“Ideas won’t keep; something must be done about them.”*

*Alfred North Whitehead OM FRS FBA (15 February 1861 – 30 December 1947), author of the three-volume Principia Mathematica (1910–1913), which he wrote with former student Bertrand Russell.

Image: (Wikipedia): “Firmin Bouisset is probably most famous for his posters for the French chocolate manufacturer, Menier. Contracted by the company in 1892, Bouisset used his daughter Yvonne as a model to create what became an iconic image of a little girl using a piece of chocolate to write the company’s name. Bouisset’s work was part of the Maîtres de l’Affiche as well as L’Estampe Moderne, the leading publisher of original French prints during the late nineteenth century.”

From Wikipedia:

“L’esprit de l’escalier or l’esprit d’escalier is a French term used in English for the predicament of thinking of the perfect reply too late.

This name for the phenomenon comes from French encyclopedist and philosopher Denis Diderot’s description of such a situation in his Paradoxe sur le comédien (“Paradox on the Comedian”). During a dinner at the home of statesman Jacques Necker, a remark was made to Diderot which left him speechless at the time, because, he explains, “a sensitive man, such as myself, overwhelmed by the argument levelled against him, becomes confused and [can only think clearly again when he] finds himself at the bottom of the stairs” (“l’homme sensible, comme moi, tout entier à ce qu’on lui objecte, perd la tête et ne se retrouve qu’au bas de l’escalier”).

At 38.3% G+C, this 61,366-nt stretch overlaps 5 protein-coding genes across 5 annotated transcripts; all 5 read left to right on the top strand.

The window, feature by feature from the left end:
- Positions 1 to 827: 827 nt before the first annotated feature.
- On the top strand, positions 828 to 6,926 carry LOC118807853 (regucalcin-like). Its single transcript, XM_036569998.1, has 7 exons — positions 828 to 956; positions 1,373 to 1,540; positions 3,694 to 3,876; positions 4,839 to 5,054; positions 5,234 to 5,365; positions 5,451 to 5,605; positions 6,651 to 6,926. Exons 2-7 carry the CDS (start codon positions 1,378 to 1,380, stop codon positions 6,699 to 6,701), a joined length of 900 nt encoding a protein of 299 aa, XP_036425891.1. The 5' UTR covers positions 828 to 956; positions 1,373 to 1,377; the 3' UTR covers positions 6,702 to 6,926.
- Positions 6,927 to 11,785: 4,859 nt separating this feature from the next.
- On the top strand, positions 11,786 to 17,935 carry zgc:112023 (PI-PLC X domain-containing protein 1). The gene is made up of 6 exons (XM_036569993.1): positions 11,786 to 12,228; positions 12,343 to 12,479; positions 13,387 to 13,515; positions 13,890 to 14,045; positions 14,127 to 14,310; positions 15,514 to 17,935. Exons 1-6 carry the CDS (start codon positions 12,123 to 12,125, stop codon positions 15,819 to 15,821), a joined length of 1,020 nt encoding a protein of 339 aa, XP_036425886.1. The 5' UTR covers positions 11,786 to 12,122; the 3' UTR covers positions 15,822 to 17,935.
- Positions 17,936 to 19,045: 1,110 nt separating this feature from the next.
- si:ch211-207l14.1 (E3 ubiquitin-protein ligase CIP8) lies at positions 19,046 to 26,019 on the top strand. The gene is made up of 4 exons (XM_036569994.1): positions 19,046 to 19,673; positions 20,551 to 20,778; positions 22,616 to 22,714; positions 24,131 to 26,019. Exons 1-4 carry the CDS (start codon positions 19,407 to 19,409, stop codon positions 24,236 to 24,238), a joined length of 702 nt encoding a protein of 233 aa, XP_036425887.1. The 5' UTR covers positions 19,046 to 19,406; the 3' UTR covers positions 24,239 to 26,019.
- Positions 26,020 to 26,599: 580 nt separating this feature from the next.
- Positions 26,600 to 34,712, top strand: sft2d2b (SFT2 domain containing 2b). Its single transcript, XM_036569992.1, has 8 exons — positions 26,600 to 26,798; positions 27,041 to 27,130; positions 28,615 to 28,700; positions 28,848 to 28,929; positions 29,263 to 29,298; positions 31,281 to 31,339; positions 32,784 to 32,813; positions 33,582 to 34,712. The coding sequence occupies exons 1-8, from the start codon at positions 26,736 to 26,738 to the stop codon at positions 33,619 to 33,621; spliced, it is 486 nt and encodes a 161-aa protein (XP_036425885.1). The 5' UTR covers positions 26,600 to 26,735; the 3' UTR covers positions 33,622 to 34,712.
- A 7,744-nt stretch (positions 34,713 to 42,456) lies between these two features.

In this case, “the bottom of the stairs” refers to the architecture of the kind of hôtel particulier or mansion to which Diderot had been invited. In such houses, the reception rooms were on the étage noble, one floor above the ground floor. To have reached the bottom of the stairs means to have definitively left the gathering.

English speakers sometimes call this “escalator wit”, or “staircase wit”. Afterwit is a synonym, with forewit as its antonym.

The Yiddish trepverter (“staircase words”) and the German loan translation Treppenwitz (when used in an English language context) express the same idea as l’esprit de l’escalier. However, in contemporary German Treppenwitz has an additional meaning: It refers to events or facts that seem to contradict their own background or context. The frequently used phrase Treppenwitz der Weltgeschichte (“staircase joke of world history”) derives from the title of a book by that name by William Lewis Hertslet (1882; much expanded 1895) and means “irony of history” or “paradox of history”.”

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